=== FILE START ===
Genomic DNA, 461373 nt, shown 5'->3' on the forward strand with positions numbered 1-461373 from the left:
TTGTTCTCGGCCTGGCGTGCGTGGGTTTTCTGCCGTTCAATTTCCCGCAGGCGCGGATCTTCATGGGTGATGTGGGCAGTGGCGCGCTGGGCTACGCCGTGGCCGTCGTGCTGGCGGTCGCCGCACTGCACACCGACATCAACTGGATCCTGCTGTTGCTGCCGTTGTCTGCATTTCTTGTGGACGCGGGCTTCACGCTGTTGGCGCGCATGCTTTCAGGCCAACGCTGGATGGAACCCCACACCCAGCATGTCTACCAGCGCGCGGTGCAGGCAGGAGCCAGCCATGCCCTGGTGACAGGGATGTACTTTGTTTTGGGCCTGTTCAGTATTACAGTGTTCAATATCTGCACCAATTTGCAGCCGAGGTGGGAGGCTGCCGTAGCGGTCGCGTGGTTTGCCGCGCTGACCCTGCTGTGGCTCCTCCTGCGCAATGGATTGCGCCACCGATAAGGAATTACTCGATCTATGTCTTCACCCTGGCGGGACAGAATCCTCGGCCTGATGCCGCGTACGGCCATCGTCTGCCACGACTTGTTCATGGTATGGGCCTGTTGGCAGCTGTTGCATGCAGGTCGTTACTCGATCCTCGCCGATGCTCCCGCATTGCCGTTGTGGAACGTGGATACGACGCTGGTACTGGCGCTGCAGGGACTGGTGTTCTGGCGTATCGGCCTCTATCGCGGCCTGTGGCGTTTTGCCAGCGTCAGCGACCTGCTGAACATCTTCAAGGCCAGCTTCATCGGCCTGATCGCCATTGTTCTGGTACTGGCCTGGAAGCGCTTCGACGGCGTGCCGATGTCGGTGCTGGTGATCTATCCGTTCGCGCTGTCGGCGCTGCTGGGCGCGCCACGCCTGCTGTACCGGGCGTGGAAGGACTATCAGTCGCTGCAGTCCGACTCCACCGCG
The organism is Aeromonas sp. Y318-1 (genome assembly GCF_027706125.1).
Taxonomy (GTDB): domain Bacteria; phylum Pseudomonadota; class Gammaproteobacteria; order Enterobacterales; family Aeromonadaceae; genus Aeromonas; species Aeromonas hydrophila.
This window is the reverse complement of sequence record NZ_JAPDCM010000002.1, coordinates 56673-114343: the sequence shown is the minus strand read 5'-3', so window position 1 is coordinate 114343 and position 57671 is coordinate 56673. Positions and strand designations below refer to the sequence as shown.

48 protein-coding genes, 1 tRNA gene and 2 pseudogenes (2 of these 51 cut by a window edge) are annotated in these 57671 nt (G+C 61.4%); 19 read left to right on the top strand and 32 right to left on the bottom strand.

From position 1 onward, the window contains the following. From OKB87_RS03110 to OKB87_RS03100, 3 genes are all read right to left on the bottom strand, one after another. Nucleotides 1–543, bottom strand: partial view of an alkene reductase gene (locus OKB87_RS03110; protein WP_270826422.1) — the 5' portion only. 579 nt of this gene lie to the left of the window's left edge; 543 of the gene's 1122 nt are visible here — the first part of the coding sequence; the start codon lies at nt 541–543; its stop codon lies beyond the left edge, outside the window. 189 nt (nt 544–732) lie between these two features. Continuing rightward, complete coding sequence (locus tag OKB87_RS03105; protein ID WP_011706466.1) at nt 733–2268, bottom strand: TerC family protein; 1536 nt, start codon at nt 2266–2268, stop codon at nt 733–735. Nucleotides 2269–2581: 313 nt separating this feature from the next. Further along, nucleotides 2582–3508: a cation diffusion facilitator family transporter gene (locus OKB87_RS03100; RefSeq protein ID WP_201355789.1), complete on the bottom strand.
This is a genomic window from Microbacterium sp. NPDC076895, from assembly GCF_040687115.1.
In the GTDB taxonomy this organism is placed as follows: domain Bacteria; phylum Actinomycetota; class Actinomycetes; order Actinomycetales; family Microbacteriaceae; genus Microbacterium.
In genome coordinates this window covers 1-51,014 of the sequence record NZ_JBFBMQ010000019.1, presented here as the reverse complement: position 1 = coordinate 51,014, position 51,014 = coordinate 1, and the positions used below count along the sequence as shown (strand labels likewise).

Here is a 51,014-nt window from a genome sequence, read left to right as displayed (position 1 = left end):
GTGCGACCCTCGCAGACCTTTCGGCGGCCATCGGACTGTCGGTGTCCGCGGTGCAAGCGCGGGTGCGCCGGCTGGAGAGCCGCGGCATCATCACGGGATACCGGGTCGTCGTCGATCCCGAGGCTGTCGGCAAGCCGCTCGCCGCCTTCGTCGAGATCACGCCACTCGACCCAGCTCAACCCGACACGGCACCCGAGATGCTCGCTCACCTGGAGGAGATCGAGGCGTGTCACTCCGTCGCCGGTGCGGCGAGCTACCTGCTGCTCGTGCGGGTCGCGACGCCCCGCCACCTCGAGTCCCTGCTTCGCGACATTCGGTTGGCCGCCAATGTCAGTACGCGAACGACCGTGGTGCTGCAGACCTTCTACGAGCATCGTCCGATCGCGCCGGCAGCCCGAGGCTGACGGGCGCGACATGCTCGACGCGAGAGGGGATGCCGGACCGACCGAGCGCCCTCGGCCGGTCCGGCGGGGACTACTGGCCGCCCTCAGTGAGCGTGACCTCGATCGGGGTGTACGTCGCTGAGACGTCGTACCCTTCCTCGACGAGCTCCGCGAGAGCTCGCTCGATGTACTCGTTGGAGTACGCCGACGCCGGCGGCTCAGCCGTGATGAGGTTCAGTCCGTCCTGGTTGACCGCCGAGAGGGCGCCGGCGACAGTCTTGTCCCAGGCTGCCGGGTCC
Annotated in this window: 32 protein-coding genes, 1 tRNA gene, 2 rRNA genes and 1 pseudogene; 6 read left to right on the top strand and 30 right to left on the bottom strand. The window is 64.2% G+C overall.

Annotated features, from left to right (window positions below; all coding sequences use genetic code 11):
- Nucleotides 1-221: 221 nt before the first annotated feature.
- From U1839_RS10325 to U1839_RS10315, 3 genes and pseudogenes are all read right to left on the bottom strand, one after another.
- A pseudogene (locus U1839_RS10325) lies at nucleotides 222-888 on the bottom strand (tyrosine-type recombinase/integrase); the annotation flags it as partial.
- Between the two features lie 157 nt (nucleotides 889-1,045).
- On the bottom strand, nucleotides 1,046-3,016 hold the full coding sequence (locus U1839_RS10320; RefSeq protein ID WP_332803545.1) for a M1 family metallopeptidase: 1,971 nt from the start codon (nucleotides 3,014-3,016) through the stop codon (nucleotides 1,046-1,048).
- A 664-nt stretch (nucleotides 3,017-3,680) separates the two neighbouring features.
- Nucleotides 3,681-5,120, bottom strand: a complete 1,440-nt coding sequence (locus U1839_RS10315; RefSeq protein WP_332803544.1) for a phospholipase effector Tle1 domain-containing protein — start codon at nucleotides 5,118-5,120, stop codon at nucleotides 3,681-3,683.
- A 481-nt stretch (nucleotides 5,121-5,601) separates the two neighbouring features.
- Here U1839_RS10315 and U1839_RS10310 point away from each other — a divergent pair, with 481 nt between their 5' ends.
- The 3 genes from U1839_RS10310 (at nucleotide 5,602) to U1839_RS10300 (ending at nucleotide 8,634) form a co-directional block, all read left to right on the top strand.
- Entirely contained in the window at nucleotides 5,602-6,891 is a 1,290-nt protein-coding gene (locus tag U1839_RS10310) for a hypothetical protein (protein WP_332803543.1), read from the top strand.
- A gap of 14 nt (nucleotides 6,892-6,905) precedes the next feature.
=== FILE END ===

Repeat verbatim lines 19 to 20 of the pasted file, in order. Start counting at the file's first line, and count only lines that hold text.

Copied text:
- On the bottom strand, nucleotides 1,046-3,016 hold the full coding sequence (locus U1839_RS10320; RefSeq protein ID WP_332803545.1) for a M1 family metallopeptidase: 1,971 nt from the start codon (nucleotides 3,014-3,016) through the stop codon (nucleotides 1,046-1,048).
- A 664-nt stretch (nucleotides 3,017-3,680) separates the two neighbouring features.